Hearing Rams general manager Les Snead and head coach Sean McVay answer the latest version of the question about adding a wide receiver who can stretch the field vertically, the prevailing sentiment on March 19 was that it was a luxury more than a necessity.
However, they also didn't completely rule out the possibility.
"It seems like a loaded question, but here's what I would say, every offense probably in the NFL would love a deep threat, right?" Snead said during a joint video conference with McVay that day, as part of his response to whether new starting quarterback Matthew Stafford needed a deep threat or if one was already in the building.
"Anytime that you have guys that can do that, that definitely is a benefit," McVay said as part of his response to the same question. "But we have guys on our roster that have done that, when you look at the big-play production from those guys in particular. Saw a lot of good things from some younger players that we drafted last year, but we're always trying to add some juice and we'll see what the next month and a half entails."
Less than a week after that small hint, the Rams signed veteran wide receiver DeSean Jackson to a one-year deal, giving Stafford another explosive playmaker.
Besides adding the arm talent of Stafford, the signing of Jackson marks yet another step toward addressing McVay's priority of creating more explosive plays on offense.
Jackson boasts a career average of 17.4 yards per reception, highest among active players. In 11 of his 13 NFL seasons, the 34-year-old's longest reception has gone for 60 or more yards – including, most recently, an 81-yard touchdown grab against the Cowboys last year. However, he's also proved he's capable of making plays after the catch. Per the NFL's Next Gen Stats, 26 percent of his total yards gained since 2016 have come after the catch.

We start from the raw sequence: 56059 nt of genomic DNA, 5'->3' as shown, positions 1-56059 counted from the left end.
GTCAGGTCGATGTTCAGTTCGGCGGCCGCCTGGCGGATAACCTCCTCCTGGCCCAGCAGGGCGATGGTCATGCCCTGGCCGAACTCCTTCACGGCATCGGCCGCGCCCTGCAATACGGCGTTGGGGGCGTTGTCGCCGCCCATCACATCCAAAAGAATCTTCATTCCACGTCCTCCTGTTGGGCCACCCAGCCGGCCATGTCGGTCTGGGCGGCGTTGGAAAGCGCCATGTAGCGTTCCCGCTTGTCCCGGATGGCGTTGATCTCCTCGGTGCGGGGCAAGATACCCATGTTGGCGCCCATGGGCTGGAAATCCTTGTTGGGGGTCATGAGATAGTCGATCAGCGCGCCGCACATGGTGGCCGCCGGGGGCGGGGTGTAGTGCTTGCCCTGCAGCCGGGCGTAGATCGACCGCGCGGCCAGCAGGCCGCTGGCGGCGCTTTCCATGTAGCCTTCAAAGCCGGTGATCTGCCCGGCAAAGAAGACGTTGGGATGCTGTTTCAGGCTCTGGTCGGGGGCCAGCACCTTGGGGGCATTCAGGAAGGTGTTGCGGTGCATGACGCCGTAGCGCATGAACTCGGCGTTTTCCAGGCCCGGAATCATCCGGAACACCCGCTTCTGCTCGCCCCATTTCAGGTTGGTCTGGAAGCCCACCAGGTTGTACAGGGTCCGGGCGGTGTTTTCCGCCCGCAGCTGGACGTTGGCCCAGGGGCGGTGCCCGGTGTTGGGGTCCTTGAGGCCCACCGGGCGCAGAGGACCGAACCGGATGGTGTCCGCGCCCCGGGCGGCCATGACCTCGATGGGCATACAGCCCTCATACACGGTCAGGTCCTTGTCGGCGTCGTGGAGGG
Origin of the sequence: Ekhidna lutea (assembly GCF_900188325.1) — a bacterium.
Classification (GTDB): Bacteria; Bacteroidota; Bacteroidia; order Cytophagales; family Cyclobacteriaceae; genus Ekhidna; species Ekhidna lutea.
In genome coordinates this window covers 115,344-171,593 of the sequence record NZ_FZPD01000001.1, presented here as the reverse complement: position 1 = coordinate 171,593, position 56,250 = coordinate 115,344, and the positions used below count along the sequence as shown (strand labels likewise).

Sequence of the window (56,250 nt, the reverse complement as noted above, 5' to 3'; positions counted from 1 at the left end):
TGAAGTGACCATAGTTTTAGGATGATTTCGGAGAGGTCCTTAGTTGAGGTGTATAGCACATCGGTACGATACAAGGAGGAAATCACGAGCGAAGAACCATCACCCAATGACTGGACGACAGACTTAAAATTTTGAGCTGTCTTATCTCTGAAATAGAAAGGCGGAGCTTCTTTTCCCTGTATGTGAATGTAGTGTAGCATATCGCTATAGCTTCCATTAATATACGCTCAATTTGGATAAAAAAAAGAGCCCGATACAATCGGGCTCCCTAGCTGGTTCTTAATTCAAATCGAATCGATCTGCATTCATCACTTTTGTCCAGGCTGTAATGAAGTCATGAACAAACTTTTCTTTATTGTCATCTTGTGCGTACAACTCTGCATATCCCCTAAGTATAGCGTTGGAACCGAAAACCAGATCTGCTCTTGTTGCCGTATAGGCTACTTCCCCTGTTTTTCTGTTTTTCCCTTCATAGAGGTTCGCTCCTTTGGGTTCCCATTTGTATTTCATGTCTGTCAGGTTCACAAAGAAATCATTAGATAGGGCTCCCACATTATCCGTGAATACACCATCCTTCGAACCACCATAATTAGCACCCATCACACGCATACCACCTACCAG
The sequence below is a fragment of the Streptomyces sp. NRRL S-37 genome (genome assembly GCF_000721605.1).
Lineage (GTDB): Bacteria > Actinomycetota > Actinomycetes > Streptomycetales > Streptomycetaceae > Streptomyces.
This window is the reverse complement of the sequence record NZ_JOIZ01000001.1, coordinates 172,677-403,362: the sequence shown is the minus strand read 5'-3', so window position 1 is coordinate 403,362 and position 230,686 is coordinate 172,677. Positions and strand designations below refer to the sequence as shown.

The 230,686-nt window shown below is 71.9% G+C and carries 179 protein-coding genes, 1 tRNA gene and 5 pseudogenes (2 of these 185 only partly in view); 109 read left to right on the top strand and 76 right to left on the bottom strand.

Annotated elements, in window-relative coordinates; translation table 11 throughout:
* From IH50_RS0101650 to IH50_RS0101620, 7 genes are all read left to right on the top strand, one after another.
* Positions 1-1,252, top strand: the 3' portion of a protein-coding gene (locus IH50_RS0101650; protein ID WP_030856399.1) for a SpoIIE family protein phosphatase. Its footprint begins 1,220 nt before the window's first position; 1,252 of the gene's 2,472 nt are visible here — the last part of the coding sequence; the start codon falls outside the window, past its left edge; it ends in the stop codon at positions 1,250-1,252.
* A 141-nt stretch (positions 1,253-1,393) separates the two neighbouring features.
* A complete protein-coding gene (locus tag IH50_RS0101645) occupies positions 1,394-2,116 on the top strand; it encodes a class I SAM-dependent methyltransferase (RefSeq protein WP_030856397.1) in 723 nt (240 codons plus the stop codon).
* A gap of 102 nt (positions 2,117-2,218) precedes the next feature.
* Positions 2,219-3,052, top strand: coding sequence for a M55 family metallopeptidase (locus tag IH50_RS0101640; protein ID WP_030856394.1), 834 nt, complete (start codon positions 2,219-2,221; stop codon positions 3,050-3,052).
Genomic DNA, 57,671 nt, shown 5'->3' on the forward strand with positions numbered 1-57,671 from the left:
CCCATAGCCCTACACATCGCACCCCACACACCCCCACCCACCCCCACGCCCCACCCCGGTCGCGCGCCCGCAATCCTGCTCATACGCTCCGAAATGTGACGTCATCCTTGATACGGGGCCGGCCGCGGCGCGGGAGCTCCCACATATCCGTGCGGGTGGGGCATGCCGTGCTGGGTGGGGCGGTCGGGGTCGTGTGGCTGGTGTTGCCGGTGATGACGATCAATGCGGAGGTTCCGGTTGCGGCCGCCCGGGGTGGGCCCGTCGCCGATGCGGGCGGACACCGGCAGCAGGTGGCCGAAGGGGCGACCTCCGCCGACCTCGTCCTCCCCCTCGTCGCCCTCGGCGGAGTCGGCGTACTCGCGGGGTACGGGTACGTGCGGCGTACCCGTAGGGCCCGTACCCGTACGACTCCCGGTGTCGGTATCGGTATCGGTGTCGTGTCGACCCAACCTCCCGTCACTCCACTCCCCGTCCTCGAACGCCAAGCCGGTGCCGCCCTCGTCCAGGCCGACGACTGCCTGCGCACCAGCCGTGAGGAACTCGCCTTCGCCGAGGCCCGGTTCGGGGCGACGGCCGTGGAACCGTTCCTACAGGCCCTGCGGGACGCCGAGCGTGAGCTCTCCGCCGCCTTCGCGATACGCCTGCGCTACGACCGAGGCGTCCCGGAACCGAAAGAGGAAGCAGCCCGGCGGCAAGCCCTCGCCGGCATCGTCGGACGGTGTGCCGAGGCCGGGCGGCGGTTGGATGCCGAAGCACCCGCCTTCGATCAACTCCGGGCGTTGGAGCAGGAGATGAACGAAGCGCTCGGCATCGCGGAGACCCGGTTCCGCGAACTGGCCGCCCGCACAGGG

Meanwhile, Stafford's 9.0 average intended air yards – air yards are defined by Next Gen Stats as "the vertical yards on a pass attempt at the moment the ball is caught in relation to the line of scrimmage" – tied with Deshaun Watson and Baker Mayfield for sixth-highest in the league last year. From a traditional statistics standpoint, Stafford's longest completion in a season has gone for 66 or more yards in nine of his 12 seasons; the two of the three that fell below the threshold were at 57.
In other words, the numbers suggest Stafford and Jackson are likely to connect and help McVay accomplish his goal.
McVay emphasized on March 19 that the Rams have been an explosive offensive before, with wide receivers Robert Woods and Cooper Kupp and tight end Tyler Higbee as the "centerpieces of it." However, two months earlier, McVay also said they felt the absence of speedy, deep-threat receiver Brandin Cooks – who was traded to the Texans last offseason – last season, with the lack of long explosive plays narrowing Los Angeles' margin for error.
Similarly, Snead on March 10 recognized the value of having that kind of receiver beyond just the ability to create those chunk plays through the air, in terms of opening up underneath throws. Jackson's ability to keep defenses honest downfield would then, in theory, benefit Kupp and Woods, who are very capable of creating explosives through their ability to gain yards after the catch on those short and intermediate routes.
"It doesn't necessarily have to be someone that catches one deep ball a game, those can be low-percentage throws," Snead said. "But when you definitely have skill players with juice, that can threaten the top-shelf of the coverage, most defensive coordinators are going to want to ensure that top shelf. A lot of times that means backing some people off the ball, or committing two to cover one, and it allows some intermediate explosives to occur."